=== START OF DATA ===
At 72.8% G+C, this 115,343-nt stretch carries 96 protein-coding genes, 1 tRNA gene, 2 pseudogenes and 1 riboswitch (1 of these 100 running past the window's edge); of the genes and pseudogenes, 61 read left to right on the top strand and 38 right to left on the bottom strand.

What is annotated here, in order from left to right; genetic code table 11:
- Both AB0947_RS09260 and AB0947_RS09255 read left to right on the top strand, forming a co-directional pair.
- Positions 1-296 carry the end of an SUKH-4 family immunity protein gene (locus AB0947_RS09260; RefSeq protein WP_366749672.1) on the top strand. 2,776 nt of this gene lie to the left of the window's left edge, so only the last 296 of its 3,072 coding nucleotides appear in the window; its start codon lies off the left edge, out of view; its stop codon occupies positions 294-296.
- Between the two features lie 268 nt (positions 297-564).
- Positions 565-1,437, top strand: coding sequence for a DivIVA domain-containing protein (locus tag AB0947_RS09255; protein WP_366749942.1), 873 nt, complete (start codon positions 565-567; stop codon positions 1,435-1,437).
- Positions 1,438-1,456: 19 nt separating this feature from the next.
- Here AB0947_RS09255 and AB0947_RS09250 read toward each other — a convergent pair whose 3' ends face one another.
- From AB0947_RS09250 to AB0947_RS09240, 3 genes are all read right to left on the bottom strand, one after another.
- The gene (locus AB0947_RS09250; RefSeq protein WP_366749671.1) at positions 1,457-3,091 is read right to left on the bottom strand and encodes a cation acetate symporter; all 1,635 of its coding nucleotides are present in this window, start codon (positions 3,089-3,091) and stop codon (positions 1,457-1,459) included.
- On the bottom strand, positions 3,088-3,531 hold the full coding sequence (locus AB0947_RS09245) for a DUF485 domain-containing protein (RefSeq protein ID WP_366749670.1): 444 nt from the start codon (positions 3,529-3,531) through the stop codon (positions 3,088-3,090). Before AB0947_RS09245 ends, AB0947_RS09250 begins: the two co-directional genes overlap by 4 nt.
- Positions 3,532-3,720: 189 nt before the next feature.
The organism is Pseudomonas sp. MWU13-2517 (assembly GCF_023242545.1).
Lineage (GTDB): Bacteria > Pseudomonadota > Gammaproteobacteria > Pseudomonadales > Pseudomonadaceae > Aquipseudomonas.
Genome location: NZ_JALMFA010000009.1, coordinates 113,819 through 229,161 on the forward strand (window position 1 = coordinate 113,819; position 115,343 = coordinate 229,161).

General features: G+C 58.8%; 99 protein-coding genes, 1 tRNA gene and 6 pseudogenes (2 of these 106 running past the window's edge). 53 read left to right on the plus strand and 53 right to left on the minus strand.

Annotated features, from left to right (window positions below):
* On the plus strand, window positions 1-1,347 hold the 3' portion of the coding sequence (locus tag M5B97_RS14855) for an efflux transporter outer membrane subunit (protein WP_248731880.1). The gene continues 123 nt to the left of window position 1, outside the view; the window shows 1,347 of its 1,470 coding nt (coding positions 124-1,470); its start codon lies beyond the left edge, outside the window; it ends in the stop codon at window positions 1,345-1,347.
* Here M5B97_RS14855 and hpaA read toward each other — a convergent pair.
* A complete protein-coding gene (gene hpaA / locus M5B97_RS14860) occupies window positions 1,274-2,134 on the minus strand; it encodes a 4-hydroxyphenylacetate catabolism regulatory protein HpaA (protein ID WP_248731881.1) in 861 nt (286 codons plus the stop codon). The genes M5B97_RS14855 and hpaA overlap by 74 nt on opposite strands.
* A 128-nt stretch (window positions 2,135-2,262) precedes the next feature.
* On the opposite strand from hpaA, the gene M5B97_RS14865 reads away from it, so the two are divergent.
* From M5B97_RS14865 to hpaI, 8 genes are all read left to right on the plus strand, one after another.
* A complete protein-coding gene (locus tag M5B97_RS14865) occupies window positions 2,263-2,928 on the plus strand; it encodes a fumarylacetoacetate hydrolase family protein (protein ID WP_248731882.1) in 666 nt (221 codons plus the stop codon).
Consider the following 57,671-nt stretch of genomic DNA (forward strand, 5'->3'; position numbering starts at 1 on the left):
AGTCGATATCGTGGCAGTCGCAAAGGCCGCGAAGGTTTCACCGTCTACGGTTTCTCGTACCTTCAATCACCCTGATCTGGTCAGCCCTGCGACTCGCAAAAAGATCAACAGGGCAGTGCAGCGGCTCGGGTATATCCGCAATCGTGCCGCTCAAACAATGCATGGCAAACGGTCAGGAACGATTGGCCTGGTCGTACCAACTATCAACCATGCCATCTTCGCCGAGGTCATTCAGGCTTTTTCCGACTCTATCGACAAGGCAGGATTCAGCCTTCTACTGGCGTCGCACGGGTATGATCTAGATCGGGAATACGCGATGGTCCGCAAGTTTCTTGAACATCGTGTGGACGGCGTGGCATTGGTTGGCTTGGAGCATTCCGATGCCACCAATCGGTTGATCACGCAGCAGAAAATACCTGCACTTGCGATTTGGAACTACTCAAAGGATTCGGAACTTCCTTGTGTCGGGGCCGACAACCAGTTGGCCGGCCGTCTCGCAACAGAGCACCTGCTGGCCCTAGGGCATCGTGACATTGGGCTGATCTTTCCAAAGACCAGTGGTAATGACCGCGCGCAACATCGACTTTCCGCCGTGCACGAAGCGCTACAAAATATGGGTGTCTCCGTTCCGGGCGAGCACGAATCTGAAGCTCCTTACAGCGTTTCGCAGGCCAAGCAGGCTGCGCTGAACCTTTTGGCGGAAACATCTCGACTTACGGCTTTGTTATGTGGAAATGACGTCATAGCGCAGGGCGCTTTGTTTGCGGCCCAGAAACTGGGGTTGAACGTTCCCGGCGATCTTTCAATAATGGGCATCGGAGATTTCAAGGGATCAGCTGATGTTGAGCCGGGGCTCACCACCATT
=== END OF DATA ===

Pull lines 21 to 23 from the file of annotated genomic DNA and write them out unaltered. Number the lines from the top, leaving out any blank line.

* A 128-nt stretch (window positions 2,135-2,262) precedes the next feature.
* On the opposite strand from hpaA, the gene M5B97_RS14865 reads away from it, so the two are divergent.
* From M5B97_RS14865 to hpaI, 8 genes are all read left to right on the plus strand, one after another.